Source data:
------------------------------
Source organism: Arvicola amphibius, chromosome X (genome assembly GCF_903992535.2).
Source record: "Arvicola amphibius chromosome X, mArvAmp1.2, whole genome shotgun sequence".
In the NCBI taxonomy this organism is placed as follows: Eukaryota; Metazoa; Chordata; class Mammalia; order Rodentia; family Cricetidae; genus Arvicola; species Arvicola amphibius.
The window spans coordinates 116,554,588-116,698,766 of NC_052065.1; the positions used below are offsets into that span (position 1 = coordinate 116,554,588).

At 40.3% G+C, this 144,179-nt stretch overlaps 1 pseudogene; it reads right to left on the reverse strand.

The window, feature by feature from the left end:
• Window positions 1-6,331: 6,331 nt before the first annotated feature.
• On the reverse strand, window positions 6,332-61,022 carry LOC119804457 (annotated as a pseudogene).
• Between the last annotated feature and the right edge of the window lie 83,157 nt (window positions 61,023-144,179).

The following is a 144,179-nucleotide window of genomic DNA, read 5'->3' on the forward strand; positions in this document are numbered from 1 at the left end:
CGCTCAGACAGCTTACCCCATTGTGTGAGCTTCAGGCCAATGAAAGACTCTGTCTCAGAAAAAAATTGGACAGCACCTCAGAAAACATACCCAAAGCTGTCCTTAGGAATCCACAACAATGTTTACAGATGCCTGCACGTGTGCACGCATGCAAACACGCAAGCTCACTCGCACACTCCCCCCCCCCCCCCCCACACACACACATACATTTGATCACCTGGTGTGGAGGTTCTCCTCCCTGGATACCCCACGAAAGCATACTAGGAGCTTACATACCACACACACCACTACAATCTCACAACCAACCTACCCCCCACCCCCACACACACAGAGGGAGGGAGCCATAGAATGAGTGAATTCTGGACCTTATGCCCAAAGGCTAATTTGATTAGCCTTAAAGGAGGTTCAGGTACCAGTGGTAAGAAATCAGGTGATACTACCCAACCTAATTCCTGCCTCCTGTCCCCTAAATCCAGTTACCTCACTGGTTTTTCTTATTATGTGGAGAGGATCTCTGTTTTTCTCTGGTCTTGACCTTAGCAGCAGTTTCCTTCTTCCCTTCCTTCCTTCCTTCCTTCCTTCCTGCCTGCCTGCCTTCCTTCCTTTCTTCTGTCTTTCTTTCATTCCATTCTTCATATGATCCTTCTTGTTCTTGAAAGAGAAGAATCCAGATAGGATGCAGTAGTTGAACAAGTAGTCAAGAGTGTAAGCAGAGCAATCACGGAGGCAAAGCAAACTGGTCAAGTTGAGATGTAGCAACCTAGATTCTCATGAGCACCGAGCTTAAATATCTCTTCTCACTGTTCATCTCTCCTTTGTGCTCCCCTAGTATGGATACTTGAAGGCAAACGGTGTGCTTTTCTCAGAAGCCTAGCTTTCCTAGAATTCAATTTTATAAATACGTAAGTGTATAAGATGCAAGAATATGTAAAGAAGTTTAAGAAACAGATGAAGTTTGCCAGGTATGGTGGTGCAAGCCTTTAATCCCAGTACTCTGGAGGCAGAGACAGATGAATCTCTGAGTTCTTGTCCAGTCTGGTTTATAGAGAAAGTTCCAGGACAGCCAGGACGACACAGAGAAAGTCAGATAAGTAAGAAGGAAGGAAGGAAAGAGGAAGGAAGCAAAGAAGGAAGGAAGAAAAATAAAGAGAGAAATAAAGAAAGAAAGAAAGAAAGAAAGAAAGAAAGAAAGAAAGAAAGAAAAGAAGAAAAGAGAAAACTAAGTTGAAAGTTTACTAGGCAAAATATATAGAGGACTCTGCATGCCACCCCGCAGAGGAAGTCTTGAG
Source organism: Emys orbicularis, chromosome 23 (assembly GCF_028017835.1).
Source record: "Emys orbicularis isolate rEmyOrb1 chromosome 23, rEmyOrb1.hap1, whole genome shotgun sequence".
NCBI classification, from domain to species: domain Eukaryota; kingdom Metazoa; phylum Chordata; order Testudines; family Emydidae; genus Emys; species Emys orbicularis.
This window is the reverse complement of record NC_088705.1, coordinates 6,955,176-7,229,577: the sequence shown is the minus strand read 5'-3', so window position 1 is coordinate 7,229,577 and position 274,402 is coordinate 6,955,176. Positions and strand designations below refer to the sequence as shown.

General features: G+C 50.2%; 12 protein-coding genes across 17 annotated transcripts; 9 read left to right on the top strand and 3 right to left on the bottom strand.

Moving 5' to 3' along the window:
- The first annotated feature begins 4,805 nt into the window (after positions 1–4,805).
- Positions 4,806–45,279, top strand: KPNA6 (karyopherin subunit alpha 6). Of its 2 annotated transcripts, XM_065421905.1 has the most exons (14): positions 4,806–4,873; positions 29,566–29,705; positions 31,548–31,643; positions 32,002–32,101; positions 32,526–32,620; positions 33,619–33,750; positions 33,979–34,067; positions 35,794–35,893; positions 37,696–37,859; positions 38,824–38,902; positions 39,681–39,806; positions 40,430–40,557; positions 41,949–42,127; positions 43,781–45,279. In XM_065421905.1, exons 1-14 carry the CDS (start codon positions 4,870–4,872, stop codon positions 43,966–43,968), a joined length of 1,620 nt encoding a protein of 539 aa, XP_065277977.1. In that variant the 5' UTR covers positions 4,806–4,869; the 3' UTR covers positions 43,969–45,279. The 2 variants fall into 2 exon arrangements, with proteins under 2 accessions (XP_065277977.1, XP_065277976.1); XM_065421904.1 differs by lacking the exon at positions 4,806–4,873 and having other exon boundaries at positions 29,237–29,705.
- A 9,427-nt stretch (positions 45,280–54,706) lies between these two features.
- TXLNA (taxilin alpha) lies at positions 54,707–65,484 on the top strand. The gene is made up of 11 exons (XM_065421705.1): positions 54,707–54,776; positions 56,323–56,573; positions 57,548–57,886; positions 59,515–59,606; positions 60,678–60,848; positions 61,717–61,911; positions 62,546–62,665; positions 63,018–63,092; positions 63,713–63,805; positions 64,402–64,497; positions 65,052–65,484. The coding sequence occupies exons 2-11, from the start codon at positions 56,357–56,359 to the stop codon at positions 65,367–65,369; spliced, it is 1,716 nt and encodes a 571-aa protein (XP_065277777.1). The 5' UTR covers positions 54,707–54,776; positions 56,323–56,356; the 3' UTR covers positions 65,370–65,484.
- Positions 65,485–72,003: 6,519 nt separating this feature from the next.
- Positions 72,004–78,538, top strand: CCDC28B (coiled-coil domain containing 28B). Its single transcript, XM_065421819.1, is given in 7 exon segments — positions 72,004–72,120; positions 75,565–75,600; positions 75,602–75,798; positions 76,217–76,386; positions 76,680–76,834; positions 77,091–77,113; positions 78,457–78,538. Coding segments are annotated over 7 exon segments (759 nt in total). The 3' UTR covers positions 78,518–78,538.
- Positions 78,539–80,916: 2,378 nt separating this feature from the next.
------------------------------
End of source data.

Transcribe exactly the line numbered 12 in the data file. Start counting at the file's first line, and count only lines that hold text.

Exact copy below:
Source organism: Emys orbicularis, chromosome 23 (assembly GCF_028017835.1).